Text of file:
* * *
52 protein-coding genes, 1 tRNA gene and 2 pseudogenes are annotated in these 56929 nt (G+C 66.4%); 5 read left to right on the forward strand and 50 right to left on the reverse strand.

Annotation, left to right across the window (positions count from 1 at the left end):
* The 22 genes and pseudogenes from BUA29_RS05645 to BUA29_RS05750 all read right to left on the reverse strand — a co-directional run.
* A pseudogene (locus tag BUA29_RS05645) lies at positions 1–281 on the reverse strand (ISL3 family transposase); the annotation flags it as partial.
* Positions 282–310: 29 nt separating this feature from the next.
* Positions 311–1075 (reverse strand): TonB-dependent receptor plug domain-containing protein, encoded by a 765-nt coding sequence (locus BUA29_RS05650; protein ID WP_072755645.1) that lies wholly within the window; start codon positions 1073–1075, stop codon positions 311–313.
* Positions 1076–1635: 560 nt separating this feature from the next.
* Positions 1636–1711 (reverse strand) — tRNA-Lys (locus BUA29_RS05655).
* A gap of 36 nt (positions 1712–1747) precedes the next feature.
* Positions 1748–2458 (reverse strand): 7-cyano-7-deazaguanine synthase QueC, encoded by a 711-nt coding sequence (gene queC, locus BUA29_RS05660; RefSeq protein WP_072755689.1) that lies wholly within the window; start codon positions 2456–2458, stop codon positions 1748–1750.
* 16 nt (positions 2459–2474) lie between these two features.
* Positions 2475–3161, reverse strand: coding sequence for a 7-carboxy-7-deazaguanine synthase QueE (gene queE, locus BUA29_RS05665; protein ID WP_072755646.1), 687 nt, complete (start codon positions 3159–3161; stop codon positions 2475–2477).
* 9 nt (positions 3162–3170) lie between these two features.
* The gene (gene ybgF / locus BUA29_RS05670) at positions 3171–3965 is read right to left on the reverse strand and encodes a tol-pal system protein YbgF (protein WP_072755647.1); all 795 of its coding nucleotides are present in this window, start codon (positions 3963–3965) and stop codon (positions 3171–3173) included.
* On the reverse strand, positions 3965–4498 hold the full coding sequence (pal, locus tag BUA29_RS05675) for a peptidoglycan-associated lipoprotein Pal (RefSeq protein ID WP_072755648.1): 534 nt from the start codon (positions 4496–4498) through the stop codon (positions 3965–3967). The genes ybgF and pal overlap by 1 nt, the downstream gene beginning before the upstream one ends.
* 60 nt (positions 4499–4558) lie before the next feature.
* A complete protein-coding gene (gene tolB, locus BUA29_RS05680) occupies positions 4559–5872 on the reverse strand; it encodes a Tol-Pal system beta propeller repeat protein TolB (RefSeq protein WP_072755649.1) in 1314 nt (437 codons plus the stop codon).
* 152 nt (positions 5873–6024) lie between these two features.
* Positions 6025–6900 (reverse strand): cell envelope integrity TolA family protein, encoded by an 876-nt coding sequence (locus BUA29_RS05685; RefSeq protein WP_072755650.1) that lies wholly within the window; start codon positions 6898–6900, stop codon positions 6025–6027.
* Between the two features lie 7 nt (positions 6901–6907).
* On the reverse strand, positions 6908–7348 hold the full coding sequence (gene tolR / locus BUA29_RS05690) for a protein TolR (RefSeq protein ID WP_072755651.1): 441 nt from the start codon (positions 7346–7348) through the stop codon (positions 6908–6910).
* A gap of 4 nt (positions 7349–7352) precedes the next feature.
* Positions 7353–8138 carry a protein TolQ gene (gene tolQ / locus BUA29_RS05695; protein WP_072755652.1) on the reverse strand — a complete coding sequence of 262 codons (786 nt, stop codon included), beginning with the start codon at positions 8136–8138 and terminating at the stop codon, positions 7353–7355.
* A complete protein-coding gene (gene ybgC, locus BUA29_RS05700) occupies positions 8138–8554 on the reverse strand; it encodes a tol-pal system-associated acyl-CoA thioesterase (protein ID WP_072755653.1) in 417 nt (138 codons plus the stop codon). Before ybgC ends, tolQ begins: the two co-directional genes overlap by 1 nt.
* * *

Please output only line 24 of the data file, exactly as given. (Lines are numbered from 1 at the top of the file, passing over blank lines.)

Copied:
* A complete protein-coding gene (gene ybgC, locus BUA29_RS05700) occupies positions 8138–8554 on the reverse strand; it encodes a tol-pal system-associated acyl-CoA thioesterase (protein ID WP_072755653.1) in 417 nt (138 codons plus the stop codon). Before ybgC ends, tolQ begins: the two co-directional genes overlap by 1 nt.